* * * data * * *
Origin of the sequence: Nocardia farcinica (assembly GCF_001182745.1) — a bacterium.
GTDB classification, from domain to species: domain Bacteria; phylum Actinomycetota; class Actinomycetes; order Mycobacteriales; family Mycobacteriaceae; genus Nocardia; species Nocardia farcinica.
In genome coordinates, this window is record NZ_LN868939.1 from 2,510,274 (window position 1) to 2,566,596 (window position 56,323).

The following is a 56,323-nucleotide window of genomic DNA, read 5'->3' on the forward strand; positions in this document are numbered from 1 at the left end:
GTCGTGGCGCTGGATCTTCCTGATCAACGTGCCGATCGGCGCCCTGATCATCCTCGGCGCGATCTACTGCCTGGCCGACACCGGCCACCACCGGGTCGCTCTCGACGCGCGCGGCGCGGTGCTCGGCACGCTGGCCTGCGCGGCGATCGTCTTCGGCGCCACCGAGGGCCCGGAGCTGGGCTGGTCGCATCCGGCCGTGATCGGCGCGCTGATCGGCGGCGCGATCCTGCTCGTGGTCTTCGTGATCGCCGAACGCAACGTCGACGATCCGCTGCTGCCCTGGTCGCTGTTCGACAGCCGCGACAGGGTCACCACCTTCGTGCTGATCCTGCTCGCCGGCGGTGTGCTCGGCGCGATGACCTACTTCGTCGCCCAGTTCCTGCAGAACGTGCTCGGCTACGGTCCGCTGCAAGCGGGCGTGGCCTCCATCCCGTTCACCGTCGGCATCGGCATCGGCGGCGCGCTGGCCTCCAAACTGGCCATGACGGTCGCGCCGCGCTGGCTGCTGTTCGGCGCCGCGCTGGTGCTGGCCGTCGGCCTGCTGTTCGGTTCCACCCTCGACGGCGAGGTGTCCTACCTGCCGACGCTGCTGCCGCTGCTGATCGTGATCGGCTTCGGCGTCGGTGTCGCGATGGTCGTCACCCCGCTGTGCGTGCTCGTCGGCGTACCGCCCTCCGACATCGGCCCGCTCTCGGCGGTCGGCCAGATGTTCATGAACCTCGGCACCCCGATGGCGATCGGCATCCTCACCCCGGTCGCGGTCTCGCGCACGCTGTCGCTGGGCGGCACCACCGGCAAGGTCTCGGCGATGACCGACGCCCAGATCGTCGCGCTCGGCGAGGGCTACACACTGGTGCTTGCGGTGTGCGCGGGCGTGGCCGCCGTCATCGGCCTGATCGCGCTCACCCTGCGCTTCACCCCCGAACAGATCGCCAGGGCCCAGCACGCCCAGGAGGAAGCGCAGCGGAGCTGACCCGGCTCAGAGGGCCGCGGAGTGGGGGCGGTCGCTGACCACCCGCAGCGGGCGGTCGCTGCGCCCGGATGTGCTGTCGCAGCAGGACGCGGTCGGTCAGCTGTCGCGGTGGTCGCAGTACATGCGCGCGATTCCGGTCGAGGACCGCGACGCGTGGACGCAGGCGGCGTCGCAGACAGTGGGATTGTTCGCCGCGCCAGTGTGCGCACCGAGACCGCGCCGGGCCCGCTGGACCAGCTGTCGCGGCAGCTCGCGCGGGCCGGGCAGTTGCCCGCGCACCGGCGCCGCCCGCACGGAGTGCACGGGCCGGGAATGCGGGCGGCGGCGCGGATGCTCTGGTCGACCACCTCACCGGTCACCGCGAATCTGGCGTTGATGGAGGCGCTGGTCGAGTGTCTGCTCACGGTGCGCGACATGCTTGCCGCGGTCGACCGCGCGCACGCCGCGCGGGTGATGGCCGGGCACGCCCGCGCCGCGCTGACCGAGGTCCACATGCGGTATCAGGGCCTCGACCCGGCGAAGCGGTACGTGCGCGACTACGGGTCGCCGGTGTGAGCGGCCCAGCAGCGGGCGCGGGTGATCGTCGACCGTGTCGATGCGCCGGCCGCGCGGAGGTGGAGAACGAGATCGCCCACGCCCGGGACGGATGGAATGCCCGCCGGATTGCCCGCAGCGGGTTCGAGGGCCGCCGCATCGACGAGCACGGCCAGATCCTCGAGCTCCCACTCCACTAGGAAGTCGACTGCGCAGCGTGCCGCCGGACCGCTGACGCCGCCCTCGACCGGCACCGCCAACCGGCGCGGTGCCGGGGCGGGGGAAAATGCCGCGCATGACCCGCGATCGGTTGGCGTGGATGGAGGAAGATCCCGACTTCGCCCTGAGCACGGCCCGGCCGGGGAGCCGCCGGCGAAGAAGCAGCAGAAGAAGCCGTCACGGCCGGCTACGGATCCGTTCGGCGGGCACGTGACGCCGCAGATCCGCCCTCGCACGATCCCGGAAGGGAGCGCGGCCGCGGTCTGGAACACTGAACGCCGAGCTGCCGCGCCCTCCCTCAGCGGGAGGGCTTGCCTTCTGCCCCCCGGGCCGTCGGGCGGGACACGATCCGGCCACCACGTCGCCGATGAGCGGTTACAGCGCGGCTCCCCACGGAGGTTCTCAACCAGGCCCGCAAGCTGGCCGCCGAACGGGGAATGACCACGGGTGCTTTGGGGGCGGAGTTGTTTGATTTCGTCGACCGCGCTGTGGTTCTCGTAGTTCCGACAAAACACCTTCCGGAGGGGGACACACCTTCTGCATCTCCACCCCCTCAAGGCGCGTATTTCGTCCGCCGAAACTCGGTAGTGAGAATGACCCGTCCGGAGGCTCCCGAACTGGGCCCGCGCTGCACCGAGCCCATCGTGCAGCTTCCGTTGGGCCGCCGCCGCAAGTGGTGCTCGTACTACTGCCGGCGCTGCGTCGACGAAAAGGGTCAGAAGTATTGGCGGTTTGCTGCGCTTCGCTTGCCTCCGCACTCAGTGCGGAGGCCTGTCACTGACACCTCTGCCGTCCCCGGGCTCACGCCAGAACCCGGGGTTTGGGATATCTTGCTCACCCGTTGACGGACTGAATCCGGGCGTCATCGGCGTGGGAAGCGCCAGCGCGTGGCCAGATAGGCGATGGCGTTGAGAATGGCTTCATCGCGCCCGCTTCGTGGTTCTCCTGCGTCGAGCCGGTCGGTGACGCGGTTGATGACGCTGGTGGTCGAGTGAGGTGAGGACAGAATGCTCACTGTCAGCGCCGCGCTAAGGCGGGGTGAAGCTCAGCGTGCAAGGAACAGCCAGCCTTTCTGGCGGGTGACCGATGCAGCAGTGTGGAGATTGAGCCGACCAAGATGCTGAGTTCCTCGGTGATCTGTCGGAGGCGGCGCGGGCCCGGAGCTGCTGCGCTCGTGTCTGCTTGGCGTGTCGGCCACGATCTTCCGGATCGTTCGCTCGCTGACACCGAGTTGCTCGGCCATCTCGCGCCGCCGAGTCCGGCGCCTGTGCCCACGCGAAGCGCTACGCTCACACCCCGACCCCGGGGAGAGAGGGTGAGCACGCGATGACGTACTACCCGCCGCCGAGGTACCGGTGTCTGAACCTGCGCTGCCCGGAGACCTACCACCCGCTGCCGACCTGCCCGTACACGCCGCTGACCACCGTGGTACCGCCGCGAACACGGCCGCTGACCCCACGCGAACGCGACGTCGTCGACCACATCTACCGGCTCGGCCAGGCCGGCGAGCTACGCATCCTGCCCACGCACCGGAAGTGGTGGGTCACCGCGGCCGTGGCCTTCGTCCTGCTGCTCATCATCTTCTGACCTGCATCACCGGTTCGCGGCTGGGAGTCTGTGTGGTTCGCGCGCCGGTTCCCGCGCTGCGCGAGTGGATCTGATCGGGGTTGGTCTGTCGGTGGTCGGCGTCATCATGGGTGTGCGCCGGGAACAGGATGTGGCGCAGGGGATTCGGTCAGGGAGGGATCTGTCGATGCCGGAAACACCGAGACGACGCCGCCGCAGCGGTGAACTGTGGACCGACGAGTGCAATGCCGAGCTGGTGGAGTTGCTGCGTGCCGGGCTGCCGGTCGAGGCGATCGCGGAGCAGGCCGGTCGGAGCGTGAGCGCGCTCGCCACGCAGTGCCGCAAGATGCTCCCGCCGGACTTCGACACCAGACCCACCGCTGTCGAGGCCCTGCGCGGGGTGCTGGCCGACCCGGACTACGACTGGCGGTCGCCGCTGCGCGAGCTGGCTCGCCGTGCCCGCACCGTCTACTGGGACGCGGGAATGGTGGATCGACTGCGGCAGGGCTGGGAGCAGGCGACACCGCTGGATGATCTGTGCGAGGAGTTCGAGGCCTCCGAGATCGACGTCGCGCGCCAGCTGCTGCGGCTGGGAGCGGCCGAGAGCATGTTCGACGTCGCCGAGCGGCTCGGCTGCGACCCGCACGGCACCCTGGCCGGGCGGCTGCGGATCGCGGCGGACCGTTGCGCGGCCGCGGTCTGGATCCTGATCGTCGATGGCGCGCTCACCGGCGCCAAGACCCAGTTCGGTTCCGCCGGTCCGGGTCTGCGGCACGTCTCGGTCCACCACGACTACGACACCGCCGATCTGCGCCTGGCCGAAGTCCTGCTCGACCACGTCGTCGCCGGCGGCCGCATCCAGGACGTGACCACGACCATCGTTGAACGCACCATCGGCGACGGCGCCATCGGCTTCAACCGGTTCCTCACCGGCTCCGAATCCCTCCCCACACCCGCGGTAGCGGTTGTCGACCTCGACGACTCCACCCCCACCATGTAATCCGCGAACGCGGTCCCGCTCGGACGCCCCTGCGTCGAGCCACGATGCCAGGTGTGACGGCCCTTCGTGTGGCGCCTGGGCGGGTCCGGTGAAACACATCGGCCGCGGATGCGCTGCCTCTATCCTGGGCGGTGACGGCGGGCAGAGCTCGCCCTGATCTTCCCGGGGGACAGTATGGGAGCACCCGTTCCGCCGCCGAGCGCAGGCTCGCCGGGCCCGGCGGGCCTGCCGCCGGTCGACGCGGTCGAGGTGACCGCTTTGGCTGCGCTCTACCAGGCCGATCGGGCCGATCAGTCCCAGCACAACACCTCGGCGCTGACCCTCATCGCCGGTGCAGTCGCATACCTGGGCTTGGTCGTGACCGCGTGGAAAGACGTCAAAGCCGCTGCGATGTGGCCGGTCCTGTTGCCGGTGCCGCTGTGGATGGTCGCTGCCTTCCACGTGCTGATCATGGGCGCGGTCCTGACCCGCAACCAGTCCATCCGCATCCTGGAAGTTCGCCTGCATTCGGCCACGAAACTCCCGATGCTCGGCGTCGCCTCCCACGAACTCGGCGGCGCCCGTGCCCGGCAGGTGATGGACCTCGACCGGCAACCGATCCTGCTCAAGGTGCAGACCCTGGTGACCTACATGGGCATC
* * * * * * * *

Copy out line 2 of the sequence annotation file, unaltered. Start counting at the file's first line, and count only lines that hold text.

GTDB classification, from domain to species: domain Bacteria; phylum Actinomycetota; class Actinomycetes; order Mycobacteriales; family Mycobacteriaceae; genus Nocardia; species Nocardia farcinica.